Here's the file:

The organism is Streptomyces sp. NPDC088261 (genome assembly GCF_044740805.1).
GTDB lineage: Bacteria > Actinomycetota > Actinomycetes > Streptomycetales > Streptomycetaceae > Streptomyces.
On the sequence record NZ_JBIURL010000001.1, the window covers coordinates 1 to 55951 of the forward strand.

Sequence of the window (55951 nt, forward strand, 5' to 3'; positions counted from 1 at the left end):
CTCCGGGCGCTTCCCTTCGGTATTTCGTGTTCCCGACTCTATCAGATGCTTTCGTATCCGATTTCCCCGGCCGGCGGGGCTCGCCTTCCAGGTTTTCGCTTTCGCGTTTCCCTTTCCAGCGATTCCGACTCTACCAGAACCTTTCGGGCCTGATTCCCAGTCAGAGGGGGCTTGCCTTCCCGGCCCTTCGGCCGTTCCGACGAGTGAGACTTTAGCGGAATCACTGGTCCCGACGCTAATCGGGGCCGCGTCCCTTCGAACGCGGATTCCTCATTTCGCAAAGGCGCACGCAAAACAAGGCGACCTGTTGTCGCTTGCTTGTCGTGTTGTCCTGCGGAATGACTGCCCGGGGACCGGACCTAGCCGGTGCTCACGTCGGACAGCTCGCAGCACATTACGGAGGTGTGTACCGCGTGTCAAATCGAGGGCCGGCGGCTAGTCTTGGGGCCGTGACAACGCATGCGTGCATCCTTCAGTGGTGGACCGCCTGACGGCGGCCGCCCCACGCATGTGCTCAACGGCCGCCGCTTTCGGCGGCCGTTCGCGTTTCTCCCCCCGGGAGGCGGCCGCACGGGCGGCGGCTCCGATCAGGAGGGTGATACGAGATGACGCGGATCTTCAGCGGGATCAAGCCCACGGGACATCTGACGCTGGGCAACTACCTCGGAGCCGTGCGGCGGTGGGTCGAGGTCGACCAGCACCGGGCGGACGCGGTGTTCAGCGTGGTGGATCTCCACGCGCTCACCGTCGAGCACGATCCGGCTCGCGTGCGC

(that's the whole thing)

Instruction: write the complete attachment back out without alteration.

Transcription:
The organism is Streptomyces sp. NPDC088261 (genome assembly GCF_044740805.1).
GTDB lineage: Bacteria > Actinomycetota > Actinomycetes > Streptomycetales > Streptomycetaceae > Streptomyces.
On the sequence record NZ_JBIURL010000001.1, the window covers coordinates 1 to 55951 of the forward strand.

Sequence of the window (55951 nt, forward strand, 5' to 3'; positions counted from 1 at the left end):
CTCCGGGCGCTTCCCTTCGGTATTTCGTGTTCCCGACTCTATCAGATGCTTTCGTATCCGATTTCCCCGGCCGGCGGGGCTCGCCTTCCAGGTTTTCGCTTTCGCGTTTCCCTTTCCAGCGATTCCGACTCTACCAGAACCTTTCGGGCCTGATTCCCAGTCAGAGGGGGCTTGCCTTCCCGGCCCTTCGGCCGTTCCGACGAGTGAGACTTTAGCGGAATCACTGGTCCCGACGCTAATCGGGGCCGCGTCCCTTCGAACGCGGATTCCTCATTTCGCAAAGGCGCACGCAAAACAAGGCGACCTGTTGTCGCTTGCTTGTCGTGTTGTCCTGCGGAATGACTGCCCGGGGACCGGACCTAGCCGGTGCTCACGTCGGACAGCTCGCAGCACATTACGGAGGTGTGTACCGCGTGTCAAATCGAGGGCCGGCGGCTAGTCTTGGGGCCGTGACAACGCATGCGTGCATCCTTCAGTGGTGGACCGCCTGACGGCGGCCGCCCCACGCATGTGCTCAACGGCCGCCGCTTTCGGCGGCCGTTCGCGTTTCTCCCCCCGGGAGGCGGCCGCACGGGCGGCGGCTCCGATCAGGAGGGTGATACGAGATGACGCGGATCTTCAGCGGGATCAAGCCCACGGGACATCTGACGCTGGGCAACTACCTCGGAGCCGTGCGGCGGTGGGTCGAGGTCGACCAGCACCGGGCGGACGCGGTGTTCAGCGTGGTGGATCTCCACGCGCTCACCGTCGAGCACGATCCGGCTCGCGTGCGC